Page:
EU Continues to Trail U.S. in Competitiveness
The EU is still far behind the U.S. in terms of competitiveness, according to a new report.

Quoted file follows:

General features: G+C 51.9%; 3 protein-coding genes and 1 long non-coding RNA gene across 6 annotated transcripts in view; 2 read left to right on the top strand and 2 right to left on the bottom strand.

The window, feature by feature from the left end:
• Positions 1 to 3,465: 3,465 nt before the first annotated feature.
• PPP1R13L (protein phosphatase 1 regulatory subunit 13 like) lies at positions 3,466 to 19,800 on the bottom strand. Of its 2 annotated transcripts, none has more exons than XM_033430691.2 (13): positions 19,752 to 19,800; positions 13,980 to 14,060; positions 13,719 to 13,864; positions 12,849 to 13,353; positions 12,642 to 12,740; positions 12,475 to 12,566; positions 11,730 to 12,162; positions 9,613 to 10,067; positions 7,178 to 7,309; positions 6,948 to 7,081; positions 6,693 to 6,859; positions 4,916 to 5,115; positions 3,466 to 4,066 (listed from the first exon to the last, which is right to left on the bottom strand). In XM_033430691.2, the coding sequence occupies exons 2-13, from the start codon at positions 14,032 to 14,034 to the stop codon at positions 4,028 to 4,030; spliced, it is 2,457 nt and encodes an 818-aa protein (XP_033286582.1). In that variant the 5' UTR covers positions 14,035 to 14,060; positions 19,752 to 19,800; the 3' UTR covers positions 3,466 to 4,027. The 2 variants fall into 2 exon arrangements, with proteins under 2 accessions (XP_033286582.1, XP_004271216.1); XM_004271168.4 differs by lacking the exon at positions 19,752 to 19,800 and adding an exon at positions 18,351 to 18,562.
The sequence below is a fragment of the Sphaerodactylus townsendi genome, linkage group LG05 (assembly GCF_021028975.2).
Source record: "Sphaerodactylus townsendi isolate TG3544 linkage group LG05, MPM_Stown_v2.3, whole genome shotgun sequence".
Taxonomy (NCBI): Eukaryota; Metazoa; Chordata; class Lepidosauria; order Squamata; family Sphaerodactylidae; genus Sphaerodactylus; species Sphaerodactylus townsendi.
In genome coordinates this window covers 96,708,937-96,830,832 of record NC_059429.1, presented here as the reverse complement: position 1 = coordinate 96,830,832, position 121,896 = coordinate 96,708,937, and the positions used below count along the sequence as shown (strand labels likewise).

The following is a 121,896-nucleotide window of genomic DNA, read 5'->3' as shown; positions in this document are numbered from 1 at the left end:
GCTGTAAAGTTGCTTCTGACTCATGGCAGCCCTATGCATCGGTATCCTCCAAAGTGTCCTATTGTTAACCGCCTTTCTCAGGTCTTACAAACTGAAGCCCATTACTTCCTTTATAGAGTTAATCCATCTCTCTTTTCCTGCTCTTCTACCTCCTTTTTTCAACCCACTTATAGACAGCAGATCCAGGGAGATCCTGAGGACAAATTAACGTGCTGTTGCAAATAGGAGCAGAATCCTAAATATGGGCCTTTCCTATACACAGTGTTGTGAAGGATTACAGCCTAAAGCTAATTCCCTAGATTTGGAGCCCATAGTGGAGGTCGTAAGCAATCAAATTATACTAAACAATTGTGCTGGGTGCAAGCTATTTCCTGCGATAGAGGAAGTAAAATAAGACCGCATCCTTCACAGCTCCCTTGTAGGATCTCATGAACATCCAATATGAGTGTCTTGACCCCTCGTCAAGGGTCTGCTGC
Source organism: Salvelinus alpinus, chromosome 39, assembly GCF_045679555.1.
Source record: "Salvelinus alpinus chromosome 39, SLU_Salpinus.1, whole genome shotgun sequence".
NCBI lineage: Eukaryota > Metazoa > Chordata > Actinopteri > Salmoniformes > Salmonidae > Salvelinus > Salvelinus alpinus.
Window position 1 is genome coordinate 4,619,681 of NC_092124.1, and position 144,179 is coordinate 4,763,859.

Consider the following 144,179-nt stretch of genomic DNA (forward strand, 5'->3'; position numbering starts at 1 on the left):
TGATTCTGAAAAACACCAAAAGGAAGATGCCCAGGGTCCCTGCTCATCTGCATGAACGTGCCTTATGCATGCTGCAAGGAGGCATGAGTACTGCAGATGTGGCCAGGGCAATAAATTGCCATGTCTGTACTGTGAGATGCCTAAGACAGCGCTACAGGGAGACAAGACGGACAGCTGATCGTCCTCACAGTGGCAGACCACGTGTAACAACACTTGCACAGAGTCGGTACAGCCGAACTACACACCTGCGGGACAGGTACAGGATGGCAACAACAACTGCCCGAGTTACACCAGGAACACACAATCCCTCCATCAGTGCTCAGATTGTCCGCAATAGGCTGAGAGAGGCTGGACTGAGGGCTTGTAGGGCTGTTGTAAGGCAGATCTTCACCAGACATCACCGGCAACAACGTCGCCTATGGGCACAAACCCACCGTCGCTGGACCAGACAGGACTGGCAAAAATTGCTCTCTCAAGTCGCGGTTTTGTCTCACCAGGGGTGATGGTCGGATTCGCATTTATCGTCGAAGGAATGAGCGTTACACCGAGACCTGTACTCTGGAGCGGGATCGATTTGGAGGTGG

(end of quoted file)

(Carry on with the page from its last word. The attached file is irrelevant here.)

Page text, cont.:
According to a new survey conducted by the World Economic Forum, the EU is trailing the U.S. in terms of competitiveness. The survey measures the competitiveness of countries based on eight criteria, including promoting innovation and an enterprise culture. Based on these measures, the U.S. scores an average of 5.55 out of 7, compared to 4.97 out of 7 for the EU. The top three countries in the EU - Finland, Denmark and Sweden - are the only ones to surpass the United States. Scandinavian countries score highly on social inclusion and sustainable development. But it is Southern Europe that lets down the EU in this respect. "Spain, Italy, Portugal and Greece, the southern European countries, perform comparatively poorly across all eight dimensions," the report notes. This report is a blow to the EU's so-called Lisbon process - its ambitious aim to make the EU the "most competitive, knowledge-based economy in the world by 2010" because it shows how far the EU has to go before it can overhaul the U.S. The most competitive accession country - Estonia - was at 11th in the list and seven new member states (Estonia, Slovenia, Latvia, Malta, Czech Republic, Hungary and Lithuania) are above the worst current EU member, which is Greece.